The recall was expanded on May 2, 2016, just one day before the CDC investigation announcement. The new recall included all products that CRF had produced in its Pasco, Washington facility between May 1, 2014 and May 2, 2016. This expansion added more than 300 products to the recall, bringing the total to 358. Forty-two different brands were affected by the recall. The recall also expanded the types of products recalled. The original recall was limited to peas, corn, and edamame. The expansion added broccoli, butternut squash, cauliflower, green beans, kale, Italian beans, leeks, lima beans, pepper strips, onions, potatoes, sweet potatoes, spinach, blueberries, cranberries, cherries, raspberries, and strawberries to the list of products potentially contaminated with Listeria bacteria. The recall expansion, because it involved so many brands, led to multiple secondary recalls. All of these products were either processed by CRF Frozen Foods or used contaminated frozen vegetables as an ingredient. The recall, and its secondary recalls, affected products that were distributed across all 50 states in the United States and to 5 provinces in Canada. Notable secondary recalls came from Kroger, Trader Joe’s, and Costco.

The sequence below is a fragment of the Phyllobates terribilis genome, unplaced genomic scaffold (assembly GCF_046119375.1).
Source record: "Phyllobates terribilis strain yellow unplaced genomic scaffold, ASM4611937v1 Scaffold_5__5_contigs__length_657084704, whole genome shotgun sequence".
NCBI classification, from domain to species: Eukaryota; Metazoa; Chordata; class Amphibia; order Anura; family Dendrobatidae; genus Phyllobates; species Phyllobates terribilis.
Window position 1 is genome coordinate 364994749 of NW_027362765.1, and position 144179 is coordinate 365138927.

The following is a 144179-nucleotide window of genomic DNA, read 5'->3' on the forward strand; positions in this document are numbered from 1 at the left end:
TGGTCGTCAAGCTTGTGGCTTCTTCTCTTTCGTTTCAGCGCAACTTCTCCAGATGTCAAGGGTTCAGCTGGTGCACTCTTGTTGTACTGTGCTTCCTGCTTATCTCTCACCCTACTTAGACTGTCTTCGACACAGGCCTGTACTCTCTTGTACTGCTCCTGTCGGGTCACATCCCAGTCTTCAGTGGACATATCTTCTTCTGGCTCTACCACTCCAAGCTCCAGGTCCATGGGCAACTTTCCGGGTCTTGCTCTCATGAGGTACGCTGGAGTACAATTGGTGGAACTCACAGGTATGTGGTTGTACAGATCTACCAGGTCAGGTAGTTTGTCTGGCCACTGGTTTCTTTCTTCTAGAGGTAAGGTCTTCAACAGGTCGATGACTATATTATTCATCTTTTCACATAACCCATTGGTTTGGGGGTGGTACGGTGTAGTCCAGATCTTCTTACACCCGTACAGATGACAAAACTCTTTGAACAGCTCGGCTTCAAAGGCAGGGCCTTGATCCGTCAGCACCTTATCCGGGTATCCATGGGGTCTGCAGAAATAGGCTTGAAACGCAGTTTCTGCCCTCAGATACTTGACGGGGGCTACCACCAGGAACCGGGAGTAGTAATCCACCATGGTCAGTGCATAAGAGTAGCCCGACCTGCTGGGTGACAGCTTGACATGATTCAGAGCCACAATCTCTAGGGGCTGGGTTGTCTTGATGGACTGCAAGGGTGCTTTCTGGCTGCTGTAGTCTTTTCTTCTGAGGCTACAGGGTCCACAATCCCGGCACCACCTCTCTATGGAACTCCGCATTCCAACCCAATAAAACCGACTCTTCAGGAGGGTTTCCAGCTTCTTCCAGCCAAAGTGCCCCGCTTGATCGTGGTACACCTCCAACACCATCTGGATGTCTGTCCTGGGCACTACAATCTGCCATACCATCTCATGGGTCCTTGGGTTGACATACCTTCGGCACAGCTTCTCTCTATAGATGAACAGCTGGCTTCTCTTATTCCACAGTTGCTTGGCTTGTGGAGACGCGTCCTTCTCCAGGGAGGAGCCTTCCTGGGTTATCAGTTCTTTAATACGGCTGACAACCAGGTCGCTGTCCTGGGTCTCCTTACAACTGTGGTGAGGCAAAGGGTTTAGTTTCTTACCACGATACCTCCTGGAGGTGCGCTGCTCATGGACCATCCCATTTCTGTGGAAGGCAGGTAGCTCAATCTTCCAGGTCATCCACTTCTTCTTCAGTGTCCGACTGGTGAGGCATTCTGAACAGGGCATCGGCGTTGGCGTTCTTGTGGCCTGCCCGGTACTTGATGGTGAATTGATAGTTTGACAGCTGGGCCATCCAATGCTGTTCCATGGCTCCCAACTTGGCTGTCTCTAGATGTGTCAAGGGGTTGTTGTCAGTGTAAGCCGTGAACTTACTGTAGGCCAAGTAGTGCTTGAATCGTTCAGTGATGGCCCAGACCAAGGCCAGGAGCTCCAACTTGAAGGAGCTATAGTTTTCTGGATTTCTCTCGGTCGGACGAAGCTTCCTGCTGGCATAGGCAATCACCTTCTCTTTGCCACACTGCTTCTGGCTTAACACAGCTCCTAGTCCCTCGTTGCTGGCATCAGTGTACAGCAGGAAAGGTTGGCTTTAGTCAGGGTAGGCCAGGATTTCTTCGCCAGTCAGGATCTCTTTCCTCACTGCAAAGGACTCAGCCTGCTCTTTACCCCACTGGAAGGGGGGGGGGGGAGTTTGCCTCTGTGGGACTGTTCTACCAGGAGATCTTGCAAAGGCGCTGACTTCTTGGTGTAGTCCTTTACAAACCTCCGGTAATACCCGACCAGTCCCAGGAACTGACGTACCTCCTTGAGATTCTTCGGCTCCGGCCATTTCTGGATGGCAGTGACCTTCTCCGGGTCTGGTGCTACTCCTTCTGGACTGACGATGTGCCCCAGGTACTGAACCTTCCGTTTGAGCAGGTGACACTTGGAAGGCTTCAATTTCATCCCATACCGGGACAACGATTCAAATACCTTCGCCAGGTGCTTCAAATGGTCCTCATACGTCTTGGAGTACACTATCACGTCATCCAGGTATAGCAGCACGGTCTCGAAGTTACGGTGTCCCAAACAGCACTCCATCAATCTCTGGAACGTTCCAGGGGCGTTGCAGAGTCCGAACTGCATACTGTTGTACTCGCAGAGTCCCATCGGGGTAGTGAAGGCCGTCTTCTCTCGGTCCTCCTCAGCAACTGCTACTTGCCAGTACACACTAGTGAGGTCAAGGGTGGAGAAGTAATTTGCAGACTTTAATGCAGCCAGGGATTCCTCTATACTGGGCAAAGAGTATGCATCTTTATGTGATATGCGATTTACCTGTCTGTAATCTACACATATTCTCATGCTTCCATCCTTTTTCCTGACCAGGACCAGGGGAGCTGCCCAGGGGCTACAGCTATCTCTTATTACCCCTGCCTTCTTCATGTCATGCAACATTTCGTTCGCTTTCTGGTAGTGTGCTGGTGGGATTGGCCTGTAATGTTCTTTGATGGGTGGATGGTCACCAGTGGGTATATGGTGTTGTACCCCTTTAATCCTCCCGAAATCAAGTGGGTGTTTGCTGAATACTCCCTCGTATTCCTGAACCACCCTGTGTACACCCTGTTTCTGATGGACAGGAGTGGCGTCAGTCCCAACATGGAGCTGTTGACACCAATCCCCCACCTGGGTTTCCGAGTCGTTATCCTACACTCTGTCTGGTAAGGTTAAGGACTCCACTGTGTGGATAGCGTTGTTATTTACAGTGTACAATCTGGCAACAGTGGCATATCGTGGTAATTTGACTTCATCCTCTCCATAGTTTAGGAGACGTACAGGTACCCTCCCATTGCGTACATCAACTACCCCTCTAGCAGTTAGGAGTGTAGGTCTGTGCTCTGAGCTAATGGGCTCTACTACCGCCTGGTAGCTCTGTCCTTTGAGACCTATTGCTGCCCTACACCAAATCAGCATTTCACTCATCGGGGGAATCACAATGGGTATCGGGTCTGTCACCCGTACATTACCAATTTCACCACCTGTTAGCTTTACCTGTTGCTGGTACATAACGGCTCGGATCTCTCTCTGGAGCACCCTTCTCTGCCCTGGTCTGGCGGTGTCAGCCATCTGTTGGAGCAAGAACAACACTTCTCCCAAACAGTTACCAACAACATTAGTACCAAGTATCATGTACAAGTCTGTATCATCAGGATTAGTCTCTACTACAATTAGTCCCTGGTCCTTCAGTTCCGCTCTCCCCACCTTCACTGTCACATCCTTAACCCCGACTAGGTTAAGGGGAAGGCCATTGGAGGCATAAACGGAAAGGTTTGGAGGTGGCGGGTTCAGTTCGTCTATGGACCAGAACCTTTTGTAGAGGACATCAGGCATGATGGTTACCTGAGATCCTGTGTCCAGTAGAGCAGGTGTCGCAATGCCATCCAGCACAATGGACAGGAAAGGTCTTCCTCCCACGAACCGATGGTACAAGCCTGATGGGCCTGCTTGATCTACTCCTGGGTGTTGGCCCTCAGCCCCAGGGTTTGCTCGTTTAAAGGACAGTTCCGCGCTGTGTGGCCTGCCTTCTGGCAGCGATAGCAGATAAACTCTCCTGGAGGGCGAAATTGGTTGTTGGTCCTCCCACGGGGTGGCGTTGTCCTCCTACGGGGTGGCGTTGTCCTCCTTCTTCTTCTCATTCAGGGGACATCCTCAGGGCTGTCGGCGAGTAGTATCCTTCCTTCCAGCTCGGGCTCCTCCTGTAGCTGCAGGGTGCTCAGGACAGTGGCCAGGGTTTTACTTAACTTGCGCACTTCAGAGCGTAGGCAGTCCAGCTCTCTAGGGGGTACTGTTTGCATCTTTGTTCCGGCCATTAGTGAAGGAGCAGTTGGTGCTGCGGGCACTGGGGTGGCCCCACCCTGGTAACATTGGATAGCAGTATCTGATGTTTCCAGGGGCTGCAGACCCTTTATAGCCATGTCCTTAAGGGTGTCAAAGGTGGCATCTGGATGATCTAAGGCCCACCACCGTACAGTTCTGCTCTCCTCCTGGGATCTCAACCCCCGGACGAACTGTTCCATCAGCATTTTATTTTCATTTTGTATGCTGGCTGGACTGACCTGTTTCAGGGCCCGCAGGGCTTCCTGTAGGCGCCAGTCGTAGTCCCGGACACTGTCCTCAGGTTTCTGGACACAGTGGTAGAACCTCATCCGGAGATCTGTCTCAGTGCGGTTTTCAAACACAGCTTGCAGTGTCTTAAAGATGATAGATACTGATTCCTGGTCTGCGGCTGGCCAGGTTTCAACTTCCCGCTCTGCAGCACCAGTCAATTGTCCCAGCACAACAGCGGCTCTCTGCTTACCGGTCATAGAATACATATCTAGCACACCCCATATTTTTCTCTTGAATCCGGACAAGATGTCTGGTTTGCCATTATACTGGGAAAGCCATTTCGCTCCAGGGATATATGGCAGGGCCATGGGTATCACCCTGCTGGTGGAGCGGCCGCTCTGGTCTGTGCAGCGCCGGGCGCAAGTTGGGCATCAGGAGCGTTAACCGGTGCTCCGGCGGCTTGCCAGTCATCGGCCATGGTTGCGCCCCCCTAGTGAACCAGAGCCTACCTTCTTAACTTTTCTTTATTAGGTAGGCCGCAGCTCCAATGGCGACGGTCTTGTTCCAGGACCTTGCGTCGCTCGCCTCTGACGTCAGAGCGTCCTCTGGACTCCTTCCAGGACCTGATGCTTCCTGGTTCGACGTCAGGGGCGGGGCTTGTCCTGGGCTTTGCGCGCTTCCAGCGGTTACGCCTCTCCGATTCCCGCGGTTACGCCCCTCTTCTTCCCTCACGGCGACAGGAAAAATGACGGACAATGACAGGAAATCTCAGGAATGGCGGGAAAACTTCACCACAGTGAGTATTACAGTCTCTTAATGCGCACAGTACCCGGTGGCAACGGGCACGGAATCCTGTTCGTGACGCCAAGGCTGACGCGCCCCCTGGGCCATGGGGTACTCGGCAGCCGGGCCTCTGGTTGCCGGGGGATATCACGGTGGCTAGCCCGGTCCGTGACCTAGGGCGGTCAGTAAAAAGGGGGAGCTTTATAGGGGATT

In March 2016, the FDA found Listeria in environmental samples taken from the Oregon Potato Company, which is located in Pasco, Washington. These Listeria bacteria, through the use of the PulseNet system, were found to be closely genetically related to eight different samples taken from people sickened in the outbreak. Based on this, Oregon Potato Company issued a voluntary recall of wholesale onion products. This recall lead to another bunch of secondary recalls. The FDA reports that at least 456 products were affected by the recall. Three hundred and fifty-eight of the products were recalled by CRF Frozen Foods, and 98 other products were recalled by firms that were distributed products from CRF Frozen Foods. A list of all 456 recalled products can be found here.